PORT BYRON — The new Alberici Field at Dana L. West Jr.-Sr. High School was symbolic for a few speakers at the Port Byron Class of 2019's commencement Friday evening.
Melinda Quanbeck, president of the district board of education, believed the turf field served as a reminder of the range of possibilities awaiting the 84 new graduates. Completing the turf field and other parts of the $13 million capital project took architects, engineers, construction workers and other professions, Quanbeck said. And with their diplomas, the graduates could become any one of them.
"Sometimes we forget how many professions it actually takes to make the world work," she said.
Following Quanbeck, district Superintendent Neil O'Brien delivered what he joked was his "outdoor speech," written in the event of nice weather. For him, the new field represented the progress within the district. Noting its graduation rates of 60-70% a decade ago, O'Brien proudly said that rate has since risen past 90%, making Port Byron one of the more successful districts in Cayuga-Onondaga BOCES. After his "outdoor speech" was hurried to its end by light rain, the Class of 2019 received its diplomas before a crowd of about 300 family and friends packing the home bleachers.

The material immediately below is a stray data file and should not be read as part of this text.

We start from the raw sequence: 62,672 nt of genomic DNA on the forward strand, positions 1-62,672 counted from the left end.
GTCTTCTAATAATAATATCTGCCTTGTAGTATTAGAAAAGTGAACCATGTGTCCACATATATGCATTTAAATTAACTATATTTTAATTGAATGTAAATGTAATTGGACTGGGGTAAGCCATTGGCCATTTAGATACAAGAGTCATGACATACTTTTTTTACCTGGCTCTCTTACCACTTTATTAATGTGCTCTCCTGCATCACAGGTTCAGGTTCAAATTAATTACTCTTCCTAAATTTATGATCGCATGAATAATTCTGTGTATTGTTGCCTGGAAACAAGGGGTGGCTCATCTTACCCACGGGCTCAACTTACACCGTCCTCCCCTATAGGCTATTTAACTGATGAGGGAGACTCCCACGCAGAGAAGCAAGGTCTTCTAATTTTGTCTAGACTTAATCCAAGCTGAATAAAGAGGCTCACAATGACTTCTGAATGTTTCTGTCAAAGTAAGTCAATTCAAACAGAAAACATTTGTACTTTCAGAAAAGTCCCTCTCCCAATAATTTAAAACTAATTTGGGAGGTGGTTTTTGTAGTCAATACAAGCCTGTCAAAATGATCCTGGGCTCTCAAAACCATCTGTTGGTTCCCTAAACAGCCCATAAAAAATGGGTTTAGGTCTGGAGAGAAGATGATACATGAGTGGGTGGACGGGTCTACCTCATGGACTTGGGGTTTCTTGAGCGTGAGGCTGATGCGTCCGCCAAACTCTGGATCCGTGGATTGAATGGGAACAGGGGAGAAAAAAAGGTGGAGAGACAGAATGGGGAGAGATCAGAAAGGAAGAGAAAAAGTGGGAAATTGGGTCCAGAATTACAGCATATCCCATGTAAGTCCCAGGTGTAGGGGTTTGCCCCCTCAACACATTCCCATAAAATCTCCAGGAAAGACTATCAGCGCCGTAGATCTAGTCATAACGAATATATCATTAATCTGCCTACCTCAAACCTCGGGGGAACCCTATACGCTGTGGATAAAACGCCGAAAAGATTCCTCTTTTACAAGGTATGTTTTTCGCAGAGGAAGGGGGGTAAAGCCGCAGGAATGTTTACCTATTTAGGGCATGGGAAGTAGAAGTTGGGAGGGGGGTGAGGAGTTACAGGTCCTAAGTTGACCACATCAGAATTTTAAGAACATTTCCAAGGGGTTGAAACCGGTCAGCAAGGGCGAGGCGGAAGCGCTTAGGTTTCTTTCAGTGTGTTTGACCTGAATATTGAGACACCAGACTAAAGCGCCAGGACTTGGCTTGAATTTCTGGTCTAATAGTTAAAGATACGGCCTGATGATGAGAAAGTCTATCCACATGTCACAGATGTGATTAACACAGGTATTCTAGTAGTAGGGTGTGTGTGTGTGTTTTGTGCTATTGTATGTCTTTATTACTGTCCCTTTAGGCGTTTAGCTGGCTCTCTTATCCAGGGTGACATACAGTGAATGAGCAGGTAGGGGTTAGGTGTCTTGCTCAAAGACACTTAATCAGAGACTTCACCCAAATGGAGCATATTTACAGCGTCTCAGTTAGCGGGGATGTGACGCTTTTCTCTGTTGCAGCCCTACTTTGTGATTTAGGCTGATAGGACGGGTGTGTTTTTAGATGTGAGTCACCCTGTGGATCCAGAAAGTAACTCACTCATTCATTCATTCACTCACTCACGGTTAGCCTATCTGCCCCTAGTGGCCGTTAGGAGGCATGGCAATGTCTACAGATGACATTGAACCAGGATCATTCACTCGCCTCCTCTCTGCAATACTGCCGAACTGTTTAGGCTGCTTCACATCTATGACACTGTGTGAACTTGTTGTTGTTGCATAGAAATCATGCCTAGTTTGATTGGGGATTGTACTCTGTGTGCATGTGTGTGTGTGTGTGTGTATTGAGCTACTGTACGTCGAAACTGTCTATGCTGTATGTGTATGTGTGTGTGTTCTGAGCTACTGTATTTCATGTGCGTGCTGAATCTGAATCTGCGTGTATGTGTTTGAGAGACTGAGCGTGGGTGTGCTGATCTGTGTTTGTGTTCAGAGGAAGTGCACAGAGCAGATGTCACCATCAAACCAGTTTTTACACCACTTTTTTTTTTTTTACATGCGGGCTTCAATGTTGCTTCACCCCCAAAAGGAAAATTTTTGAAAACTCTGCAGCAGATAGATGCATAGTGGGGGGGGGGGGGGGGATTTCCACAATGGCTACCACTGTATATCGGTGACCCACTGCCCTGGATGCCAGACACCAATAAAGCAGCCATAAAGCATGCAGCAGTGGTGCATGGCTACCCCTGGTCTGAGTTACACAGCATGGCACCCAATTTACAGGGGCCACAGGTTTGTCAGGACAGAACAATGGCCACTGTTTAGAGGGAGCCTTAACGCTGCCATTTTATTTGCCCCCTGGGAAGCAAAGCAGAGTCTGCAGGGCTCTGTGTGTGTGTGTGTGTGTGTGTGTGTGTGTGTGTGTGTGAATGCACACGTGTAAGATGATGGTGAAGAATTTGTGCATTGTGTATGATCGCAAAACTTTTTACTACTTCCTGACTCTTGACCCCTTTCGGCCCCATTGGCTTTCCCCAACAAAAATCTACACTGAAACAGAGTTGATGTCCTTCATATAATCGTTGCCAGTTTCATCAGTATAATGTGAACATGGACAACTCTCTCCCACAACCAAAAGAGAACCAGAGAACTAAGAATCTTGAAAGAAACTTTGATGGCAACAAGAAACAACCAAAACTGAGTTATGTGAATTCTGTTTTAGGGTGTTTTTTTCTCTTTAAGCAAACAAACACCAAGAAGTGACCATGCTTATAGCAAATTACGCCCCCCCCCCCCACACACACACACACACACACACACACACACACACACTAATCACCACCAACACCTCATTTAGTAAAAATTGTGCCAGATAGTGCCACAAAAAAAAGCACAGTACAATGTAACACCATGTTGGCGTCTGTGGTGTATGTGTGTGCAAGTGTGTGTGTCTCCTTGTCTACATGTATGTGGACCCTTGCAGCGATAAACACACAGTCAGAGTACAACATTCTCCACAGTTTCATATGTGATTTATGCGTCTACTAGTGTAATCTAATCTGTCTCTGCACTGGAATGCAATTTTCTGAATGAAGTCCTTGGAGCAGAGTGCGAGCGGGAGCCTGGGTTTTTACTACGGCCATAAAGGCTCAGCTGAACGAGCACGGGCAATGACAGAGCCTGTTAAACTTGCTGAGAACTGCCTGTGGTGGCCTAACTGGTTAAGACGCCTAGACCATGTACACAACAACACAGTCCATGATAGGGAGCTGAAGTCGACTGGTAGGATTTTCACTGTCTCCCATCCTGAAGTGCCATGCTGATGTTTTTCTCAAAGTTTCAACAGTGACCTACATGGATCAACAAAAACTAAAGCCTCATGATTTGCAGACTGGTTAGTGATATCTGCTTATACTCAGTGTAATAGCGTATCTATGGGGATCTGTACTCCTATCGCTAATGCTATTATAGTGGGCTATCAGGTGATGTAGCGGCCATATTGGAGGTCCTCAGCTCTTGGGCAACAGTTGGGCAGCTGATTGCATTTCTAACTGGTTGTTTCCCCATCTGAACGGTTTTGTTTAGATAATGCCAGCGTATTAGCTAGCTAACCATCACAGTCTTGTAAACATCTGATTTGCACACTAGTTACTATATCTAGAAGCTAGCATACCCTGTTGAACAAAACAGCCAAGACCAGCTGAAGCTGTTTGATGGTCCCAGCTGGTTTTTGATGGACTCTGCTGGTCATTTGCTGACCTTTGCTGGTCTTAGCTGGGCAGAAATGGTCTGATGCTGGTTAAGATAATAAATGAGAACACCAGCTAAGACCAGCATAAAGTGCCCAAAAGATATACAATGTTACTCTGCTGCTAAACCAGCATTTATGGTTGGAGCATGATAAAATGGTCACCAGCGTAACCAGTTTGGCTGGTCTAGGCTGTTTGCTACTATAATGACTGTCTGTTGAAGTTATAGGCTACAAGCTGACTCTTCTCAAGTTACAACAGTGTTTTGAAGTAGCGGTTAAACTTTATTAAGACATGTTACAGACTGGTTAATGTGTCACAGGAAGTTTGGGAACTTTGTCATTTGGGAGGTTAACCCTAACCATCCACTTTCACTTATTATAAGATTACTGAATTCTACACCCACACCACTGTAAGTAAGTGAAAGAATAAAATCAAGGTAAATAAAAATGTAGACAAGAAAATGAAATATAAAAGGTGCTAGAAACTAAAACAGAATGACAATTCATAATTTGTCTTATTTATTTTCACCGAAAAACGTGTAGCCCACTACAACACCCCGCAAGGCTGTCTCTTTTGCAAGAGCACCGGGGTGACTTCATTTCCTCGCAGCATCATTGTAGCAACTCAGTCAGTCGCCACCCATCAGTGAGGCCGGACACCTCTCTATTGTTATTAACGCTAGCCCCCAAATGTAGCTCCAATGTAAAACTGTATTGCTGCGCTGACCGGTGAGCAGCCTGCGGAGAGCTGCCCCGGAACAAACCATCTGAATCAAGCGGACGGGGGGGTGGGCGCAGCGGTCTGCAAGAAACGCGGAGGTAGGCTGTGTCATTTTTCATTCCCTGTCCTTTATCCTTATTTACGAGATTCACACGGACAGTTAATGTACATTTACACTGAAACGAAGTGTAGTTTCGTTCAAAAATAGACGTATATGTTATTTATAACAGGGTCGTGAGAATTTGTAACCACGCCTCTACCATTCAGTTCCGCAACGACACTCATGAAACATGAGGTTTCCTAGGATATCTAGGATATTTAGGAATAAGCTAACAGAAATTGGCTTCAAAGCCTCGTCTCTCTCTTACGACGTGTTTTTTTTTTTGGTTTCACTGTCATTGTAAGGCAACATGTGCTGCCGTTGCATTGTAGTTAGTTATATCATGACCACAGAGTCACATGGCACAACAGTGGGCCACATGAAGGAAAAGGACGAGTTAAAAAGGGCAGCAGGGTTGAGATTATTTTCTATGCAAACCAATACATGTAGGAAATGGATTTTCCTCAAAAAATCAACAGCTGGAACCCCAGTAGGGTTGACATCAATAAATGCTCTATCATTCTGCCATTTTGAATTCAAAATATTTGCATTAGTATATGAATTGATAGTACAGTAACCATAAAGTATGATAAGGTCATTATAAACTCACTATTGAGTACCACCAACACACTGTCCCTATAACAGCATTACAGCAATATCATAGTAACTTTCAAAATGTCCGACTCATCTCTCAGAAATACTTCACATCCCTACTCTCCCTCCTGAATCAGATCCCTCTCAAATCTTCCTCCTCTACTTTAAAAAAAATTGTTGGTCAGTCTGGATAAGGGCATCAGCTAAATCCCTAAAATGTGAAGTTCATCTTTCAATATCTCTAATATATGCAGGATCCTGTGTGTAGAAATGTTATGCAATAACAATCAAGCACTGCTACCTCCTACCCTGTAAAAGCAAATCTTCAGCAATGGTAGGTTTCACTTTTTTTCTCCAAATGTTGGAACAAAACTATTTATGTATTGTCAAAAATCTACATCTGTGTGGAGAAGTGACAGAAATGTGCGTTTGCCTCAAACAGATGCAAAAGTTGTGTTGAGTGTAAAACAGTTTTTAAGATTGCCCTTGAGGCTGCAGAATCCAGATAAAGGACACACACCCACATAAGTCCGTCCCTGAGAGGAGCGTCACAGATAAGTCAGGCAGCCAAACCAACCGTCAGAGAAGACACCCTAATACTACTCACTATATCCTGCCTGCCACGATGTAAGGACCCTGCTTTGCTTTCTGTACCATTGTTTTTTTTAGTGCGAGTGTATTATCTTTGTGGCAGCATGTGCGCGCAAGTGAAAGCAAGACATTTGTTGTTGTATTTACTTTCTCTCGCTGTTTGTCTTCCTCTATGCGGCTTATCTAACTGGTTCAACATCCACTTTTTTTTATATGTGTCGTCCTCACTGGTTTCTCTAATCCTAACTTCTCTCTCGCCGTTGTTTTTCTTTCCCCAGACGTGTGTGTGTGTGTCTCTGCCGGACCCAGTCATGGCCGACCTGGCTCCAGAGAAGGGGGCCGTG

Among the graduates was valedictorian Emily Ryan, who said in her address that it felt like just yesterday when she and her classmates were "shy, timid seventh graders" walking the halls. After thanking family and friends, and recalling fond class memories like Port Byron faculty performing the "Mean Girls" dance at a pep rally, Ryan looked to the future her class faces.
"It's OK if you enjoyed high school, and it's OK if you didn't," she said. "Our stories are not over."
Before Ryan was salutatorian Bronwyn Roberts. The class of 84 is larger than most from Port Byron, she said, but still small compared to many schools. Recalling the viral story of Kyle MacDonald, who traded a red paperclip for a house through a series of online transactions, Roberts said that she and her classmates traded 13 years for a diploma. And they can now trade that diploma for anything.
"With a little determination and creativity, anything is possible, even if you're starting small," she said. "Size doesn't limit us in pursuit of our dreams."
Get local news delivered to your inbox!
Subscribe to our Daily Headlines newsletter.